Grenfell: Construction debris ‘jammed essential fire control switch’

Aftermath of the Grenfell Tower fire (image: Dreamstime)
Aftermath of the Grenfell Tower fire (image: Dreamstime)

Construction dust and debris generated during the refurbishment of Grenfell Tower may have contaminated an “essential” fire control switch, preventing firefighters from taking control of the lifts in the building during the June 2017 disaster that killed 72 people, the Grenfell Tower Inquiry has heard.

As the Inquiry heard more opening statements as part of the start of module three of the second phase of the process, Martin Seaward, barrister for the Fire Brigades Union (FBU), focused on the issue of the lifts at the tower and why they didn’t work as they should have done on the night of the fire.

The fire control switch was an important firefighting control in the tower, set high up on the wall between the lifts. It was designed to be operated by an express drop release key, which would cause both lifts to descend to ground level, the car doors to open, and thereafter remain under the control of firefighters, disabling the call buttons higher up in the tower. The aim of the system was to stop residents from becoming trapped in the heat and smoke of a lift car or lobby.

But firefighters could not get the switch to work despite repeated attempts. Seaward suggested that the inoperable switch “may have had fatal consequences” with three fatalities recovered in the lift lobby at floor 10, with the possibility that these people may have been in the lift when it left floor 11 and then exited when the car became filled with thick, acrid smoke. None of the residents would have been in the lift if the fire control switch had worked, he contended.

Witness evidence of lift engineers from PDERS and Bureau Veritas suggested the fire control switch worked shortly before the fire and the reason that it didn’t work on the night of the fire may have been due to the firefighters using the wrong size of key.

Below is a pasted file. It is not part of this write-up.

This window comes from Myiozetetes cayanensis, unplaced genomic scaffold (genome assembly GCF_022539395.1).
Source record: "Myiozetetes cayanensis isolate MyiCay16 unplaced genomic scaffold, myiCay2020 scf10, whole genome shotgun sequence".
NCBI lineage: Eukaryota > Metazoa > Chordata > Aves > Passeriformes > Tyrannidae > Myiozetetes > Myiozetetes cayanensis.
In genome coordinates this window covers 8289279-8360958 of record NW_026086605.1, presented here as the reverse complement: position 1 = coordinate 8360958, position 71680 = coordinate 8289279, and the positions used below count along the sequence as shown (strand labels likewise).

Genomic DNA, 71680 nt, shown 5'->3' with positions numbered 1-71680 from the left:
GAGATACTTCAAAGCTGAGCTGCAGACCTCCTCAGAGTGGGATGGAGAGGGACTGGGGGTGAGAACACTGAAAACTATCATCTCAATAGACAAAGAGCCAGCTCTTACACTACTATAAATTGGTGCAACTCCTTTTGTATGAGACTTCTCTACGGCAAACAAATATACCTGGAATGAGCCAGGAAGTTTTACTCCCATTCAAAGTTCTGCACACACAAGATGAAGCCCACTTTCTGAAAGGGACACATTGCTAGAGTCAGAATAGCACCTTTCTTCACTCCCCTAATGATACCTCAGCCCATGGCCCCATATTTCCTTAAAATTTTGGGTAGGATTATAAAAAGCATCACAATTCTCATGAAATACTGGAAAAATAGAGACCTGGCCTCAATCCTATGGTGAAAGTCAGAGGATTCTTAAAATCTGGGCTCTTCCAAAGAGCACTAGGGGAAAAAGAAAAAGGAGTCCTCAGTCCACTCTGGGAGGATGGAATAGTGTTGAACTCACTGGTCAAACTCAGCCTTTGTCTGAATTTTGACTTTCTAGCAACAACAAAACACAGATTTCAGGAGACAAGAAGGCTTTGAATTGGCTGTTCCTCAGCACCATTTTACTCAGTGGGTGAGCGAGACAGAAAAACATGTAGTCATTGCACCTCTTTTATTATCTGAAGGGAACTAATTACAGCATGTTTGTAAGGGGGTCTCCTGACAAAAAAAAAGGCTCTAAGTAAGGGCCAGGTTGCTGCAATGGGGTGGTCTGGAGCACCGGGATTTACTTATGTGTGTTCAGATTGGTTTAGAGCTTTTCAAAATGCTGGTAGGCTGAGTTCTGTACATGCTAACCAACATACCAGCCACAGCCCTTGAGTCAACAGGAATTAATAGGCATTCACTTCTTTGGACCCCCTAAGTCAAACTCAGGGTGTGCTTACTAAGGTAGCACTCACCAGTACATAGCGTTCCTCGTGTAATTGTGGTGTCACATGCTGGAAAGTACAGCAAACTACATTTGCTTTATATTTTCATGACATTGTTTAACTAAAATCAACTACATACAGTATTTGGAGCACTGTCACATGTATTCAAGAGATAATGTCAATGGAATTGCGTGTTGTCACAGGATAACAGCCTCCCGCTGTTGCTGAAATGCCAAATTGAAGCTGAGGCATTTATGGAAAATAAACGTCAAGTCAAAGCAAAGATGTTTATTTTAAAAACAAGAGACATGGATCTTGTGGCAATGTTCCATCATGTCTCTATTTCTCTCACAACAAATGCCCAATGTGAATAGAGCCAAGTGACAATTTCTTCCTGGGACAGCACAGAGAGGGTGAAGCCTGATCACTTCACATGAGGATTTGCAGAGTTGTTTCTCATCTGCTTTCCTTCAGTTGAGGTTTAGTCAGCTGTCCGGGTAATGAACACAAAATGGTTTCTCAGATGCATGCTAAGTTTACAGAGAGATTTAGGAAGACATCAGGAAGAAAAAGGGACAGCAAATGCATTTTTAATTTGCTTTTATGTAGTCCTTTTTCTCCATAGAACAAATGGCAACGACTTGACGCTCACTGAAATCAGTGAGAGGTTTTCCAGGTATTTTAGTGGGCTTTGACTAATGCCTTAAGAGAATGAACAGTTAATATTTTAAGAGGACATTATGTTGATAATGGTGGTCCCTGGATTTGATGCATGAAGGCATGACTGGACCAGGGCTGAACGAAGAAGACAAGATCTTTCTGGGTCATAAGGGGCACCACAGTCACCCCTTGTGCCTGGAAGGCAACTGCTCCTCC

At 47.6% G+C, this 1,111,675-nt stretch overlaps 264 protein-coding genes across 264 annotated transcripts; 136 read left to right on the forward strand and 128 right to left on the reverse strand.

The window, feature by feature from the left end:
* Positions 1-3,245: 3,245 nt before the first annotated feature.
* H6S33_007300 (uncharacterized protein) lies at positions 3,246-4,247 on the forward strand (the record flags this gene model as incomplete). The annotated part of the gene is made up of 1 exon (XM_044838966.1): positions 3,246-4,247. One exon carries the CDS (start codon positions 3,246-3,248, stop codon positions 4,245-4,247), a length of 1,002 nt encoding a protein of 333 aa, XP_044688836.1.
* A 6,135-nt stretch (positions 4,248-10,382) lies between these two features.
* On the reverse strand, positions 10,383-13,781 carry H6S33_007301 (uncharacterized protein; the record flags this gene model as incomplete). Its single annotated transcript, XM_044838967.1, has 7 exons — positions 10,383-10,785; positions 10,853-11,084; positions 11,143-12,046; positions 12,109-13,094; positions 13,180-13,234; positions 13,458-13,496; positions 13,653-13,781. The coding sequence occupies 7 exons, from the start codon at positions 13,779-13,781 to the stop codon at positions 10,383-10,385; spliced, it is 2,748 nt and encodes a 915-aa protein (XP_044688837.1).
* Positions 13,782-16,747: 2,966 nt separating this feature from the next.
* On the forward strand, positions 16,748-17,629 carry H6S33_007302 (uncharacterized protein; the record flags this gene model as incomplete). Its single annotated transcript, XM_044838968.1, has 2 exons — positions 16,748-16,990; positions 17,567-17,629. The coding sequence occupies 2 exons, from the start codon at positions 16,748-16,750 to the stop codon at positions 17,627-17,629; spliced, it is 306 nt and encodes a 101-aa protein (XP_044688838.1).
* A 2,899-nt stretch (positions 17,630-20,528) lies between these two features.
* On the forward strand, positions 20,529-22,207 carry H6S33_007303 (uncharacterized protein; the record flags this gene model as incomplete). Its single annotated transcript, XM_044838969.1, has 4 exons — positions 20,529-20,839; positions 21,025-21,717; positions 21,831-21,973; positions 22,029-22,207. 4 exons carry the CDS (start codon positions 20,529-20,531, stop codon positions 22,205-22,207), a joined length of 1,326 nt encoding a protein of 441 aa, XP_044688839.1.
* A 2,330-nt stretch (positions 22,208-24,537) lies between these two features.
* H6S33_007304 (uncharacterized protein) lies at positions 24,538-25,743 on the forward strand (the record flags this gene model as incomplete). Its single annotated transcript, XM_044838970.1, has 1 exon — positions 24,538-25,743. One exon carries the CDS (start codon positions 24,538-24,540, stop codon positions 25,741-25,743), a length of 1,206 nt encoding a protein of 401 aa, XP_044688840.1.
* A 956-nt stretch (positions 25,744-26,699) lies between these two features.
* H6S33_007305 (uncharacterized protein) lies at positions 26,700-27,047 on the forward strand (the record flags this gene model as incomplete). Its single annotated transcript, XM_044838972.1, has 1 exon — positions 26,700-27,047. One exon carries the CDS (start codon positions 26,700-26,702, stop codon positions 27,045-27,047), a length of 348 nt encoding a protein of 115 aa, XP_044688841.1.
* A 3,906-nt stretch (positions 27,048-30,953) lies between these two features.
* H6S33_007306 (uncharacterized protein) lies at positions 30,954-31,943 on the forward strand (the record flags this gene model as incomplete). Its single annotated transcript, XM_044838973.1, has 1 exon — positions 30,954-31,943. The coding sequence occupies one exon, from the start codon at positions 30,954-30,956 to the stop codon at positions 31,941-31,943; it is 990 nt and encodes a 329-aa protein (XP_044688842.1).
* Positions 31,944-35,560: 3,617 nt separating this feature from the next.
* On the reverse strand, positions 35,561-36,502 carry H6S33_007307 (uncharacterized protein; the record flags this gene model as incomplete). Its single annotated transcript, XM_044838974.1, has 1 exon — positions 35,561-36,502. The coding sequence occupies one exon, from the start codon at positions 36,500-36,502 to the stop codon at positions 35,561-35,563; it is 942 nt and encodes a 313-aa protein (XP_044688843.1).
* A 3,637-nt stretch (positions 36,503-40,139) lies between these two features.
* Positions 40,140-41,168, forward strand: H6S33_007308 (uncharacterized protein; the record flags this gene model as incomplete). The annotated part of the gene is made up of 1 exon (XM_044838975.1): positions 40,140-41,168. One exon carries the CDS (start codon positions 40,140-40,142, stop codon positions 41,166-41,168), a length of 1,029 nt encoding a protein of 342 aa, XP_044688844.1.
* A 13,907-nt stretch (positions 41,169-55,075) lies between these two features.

But the FBU rejected that assessment and contended that instead it was because the switch was blocked and jammed with construction debris.

Seaward showed images from an inspection made in 2018 that determined the switch mechanism was “seized and damaged” and that the inner mechanism was “caked with builders’ debris” including wall plaster grains from the original works and not caused by the extraction of the switch. After the switch was cleaned of debris, it worked.

Seaward said: “The FBU therefore invites the panel to investigate whether the blockage would have prevented firefighters operating the fire control switch on the night, whichever type of drop key was used.”

He added: “How it got into that state the panel may also wish to investigate, how the fire control switch came to be caked with builders’ debris. [Resident] Shahid Ahmed complained of misuse and overuse of the lift during the refurbishment, and Simon Lawrence of Rydon admitted using the lifts daily to get materials up the building, so there was plenty of builders’ dust and debris generated by the works in the vicinity of the ground floor switch.”

He said: “During the main refurbishment works, the ground floor switch had been disconnected, a temporary fire control switch had been installed at walkway level on floor 2, this temporary floor switch had been disconnected by August 2016, the ground floor fire control switch had been reconnected from about the same time, August 2016, and the disconnected temporary fire control switch had been left in place on floor 2, whereas it should have been removed. The Inquiry may conclude that the ground floor fire control switch should not have become contaminated with builders’ debris if it had been secured or covered during the works, and thus infer, as the FBU contends, that it was probably left vulnerable and thereby exposed to contamination by plaster dust and debris after the temporary fire control switch was installed at walkway level on floor 2. How else could it have become contaminated by builders’ debris?”

Seward claimed that reconnecting the switch in the state it was in showed a “shocking disregard for an essential firefighting feature of the tower”. The person who reconnected the switch has not been identified.

The Inquiry continues.

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